What does an ‘enabling’ regulatory environment look like for AI solutions in health?

Charlotte Stix Headshot
Round Table Co-Chair, Charlotte Stix, is an expert in European policy on artificial intelligence (AI). Read her thoughts on what factors need to be considered when regulating AI for use in healthcare settings.

“First and foremost, an enabling regulatory environment must take into consideration all of the varying factors within the ecosystem and their responsibilities.”

Oftentimes it may be unclear where responsibility lies, especially with regard to liability and risk assessment. There is an urgency to combat fragmentation and the ensuing uncertainty both at the granular level (i.e., between developers, national bodies and healthcare professionals [HCPs]) as well as on a more macro-level. The latter is especially key to ensure that the European Union (EU) creates proportionate regulation within an enabling environment. This means, for example, to encourage a pan-European infrastructure that sets a common direction while empowering coordination and cooperation between national regulatory agencies. Cooperation and coordination can also solve practical issues that may accompany regulation, caused by a lack of knowledge sharing.

“Second, it is clear that while vast societal benefit can be derived from health data, it is also highly sensitive. An enabling regulatory environment must strike a balance between this.”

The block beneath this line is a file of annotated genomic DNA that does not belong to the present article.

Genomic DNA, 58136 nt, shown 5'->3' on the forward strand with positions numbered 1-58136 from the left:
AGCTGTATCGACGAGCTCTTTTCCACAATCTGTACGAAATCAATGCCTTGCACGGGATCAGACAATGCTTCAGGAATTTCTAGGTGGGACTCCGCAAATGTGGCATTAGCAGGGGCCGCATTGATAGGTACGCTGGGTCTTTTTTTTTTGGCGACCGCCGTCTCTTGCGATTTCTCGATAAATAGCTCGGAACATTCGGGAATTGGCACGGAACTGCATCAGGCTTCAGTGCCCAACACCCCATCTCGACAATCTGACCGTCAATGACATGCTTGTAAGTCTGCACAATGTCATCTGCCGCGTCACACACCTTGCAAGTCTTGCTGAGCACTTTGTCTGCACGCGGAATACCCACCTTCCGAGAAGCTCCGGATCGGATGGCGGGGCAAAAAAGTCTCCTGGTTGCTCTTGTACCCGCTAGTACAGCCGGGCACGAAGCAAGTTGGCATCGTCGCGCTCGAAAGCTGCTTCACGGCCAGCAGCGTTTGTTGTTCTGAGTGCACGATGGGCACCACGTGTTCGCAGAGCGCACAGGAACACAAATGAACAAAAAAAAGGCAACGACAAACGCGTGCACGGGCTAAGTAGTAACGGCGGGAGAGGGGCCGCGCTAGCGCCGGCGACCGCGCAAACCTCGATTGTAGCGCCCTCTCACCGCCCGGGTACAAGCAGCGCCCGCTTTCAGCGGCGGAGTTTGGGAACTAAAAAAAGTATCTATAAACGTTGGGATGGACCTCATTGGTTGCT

We already see the EU’s ambition to establish common European Health Data Space to support research, as well as a more seamless flow of information between relevant agencies (e.g., with electronic health records). At the same time – in order to account for the nuances in healthcare, as well as for the changing capabilities and application areas of AI systems – risk assessments, testing and experimentation facilities should supplement and support the development of a regulatory environment. An EU-wide network of such infrastructures can ensure that regulation is sufficiently flexible and adaptive to the changing landscape.

Third, education is key. This encompasses knowledge obtained when handling AI systems in healthcare in different jurisdictions, as well as ensuring that there is a consistent and clear flow of information to inform investors and start-ups about regulatory developments within the EU.

“Finally, an enabling regulatory environment must consider the cost (societally and otherwise) of not using certain AI applications in a healthcare setting.”